Could Enterprise Management Incentive (EMI) share options be right for you?
EMI share options tend to be a popular option for founders of fast-growing businesses as an effective way to remunerate staff in cash-strapped start-ups - and they also offer the added bonus of aligning staff to a common goal of building value in the business.
First things first. What’s an EMI?
Enterprise Management Incentives (EMI) are government backed, tax advantageous share options for employees.
The scheme is designed for employees or directors working more than 25 hours per week (75% of their time) in a business. Options are generally more beneficial than shares because no tax is paid when they’re granted – only when they’re exercised.
What about a share option?
A share option gives the holder the right to buy shares in that company in the future at a specific price.
How is the price of a share option set?
The price of a share option is set when the option is issued – normally the value of the share today.
That price is known as the exercise (or strike) price.
The idea is that, when the shareholder ultimately buys the shares (known as exercising the options), the value of those shares is much higher than the exercise price they’ve agreed - so there’s immediate value on the difference between those two numbers.
Share options v EMI share options
An EMI share option scheme is the most tax–efficient share option scheme for both the business and their employees and is specifically geared towards SME businesses.
What are the benefits of EMI share options?
Key benefits of EMI share options for businesses and business owners are:
- the cost of setting up and running an EMI scheme can be deducted from your taxable income for corporation tax purposes
- you can deduct the gain on the shares between the grant and the date of exercise from your taxable income for corporation tax purposes, and
- there's no employer’s National Insurance payable on any of the benefit your staff receive.
Key benefits of EMI share options for employees are:
- there's no income tax or National Insurance payable when the options are granted or exercised – only when the shares are eventually sold, and
- the increase in value is taxed as a capital gain rather than income tax and, provided the options are held for a certain period and other conditions are met, at a reduced Capital Gains Tax rate (10% rather than 20%).
How do Share Options work?
Is my company eligible for EMI share options?
To offer EMI share options, you need to be a UK based, trading limited company (not controlled by a parent company), have gross assets less than £30m and fewer than 250 employees.
Which employees are eligible to join an EMI share options scheme?
To be eligible, staff need to be an employee of the business or subsidiary, spend at least 25 hours a week or 75% of their time working for you and not hold more than 30% of the company.
When can employees exercise their EMI share options?
That's entirely up to you. Some schemes are written so that employees are only able to exercise their options when the company is sold, and some are written to allow employees to own shares in the company, potentially after they've met certain performance criteria.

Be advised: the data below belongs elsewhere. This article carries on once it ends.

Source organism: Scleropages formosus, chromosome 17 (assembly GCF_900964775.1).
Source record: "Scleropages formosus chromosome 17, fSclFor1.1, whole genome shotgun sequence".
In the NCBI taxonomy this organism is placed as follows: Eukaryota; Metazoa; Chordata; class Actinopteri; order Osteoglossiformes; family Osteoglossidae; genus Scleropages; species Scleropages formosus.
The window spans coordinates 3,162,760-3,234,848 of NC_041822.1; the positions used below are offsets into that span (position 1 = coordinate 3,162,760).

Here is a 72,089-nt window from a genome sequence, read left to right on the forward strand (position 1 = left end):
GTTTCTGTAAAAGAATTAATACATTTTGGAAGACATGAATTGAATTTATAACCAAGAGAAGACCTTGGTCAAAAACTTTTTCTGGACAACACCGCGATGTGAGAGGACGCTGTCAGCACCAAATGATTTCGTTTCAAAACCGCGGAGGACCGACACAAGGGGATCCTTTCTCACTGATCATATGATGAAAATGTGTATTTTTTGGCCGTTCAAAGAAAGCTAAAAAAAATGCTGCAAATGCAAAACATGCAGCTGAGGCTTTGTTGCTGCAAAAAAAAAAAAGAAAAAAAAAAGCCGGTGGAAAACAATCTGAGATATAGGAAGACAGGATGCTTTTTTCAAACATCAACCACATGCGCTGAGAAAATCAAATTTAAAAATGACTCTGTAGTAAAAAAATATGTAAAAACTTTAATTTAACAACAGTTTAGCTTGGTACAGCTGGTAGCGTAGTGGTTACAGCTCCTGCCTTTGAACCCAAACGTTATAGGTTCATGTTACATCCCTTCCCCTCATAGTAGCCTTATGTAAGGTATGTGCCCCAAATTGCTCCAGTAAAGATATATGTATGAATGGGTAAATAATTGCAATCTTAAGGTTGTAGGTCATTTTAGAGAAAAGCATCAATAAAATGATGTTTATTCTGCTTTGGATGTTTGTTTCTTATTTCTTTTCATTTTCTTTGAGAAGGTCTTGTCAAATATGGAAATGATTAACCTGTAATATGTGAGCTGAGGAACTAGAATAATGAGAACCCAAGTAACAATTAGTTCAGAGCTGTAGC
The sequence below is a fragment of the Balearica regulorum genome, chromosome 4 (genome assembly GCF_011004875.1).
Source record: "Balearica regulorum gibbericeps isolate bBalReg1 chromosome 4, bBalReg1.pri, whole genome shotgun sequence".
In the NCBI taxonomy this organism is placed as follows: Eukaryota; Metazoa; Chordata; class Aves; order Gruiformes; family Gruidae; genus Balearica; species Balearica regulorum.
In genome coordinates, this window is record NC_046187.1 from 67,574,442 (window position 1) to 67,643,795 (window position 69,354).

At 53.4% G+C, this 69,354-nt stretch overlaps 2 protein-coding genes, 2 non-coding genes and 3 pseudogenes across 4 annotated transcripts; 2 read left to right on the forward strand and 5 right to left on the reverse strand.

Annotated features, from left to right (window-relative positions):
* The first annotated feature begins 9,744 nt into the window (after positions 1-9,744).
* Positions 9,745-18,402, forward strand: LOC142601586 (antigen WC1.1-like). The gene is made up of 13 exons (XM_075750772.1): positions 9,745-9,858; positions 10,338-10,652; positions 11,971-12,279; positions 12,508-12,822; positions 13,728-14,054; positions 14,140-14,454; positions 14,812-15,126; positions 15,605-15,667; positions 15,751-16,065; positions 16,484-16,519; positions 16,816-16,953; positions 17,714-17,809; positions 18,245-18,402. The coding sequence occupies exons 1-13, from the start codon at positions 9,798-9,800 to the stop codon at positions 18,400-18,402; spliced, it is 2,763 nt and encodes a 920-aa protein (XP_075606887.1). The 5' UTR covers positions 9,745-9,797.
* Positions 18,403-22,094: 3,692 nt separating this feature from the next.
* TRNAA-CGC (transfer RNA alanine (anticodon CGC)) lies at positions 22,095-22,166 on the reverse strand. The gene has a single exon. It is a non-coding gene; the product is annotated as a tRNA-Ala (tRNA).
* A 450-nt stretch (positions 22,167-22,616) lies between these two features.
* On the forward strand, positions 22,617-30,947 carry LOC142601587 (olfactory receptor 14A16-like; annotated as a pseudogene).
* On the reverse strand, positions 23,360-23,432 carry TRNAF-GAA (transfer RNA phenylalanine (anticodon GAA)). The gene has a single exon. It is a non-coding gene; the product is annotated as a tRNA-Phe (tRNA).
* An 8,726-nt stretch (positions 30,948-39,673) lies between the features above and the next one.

What if employees in an EMI share option scheme leave the company?
When setting up your EMI share options scheme, it's worth thinking about what happens to options or shares if a member of staff leaves. This could include rules around good/bad leavers and buy-back schemes. There's a lot to consider here, so it’s worth getting advice early.
How do I prepare an EMI share options scheme?
To set up an EMI share options scheme you will need to draft the rules governing the mechanics of the scheme, plus an options agreement which is the contract between the company and the employee.
These are legal documents and normally drafted by a lawyer.
On top of this, you need to prepare a valuation of the shares, manage a cap table to make sure that the structure is tax compliant for EMI status, and then complete the administration requirements.
As well as getting legal advice, you’ll also need input from both finance and tax specialists, so nothing slips through the net. It also helps to work with one party who can help manage all the other parties to make sure that everything is administered correctly – that’s how we help our clients at flinder.
In summary, EMI share options can be an effective way to remunerate staff in a cash-strapped start-up and align key staff to a common goal of building value in the business.
It works. We’ve seen it first-hand. We worked with a business on a structured journey to exit, including shifting the business model from a pure services company to a recurring software business. When we talked about the increase in value this would create, we could see how engaged and focused the whole team were as they knew they would all receive a share of the value they created.
It’s an appealing option for founders but not straightforward to set up. There are lots of things to think about, so you need to work through the implications with someone with experience.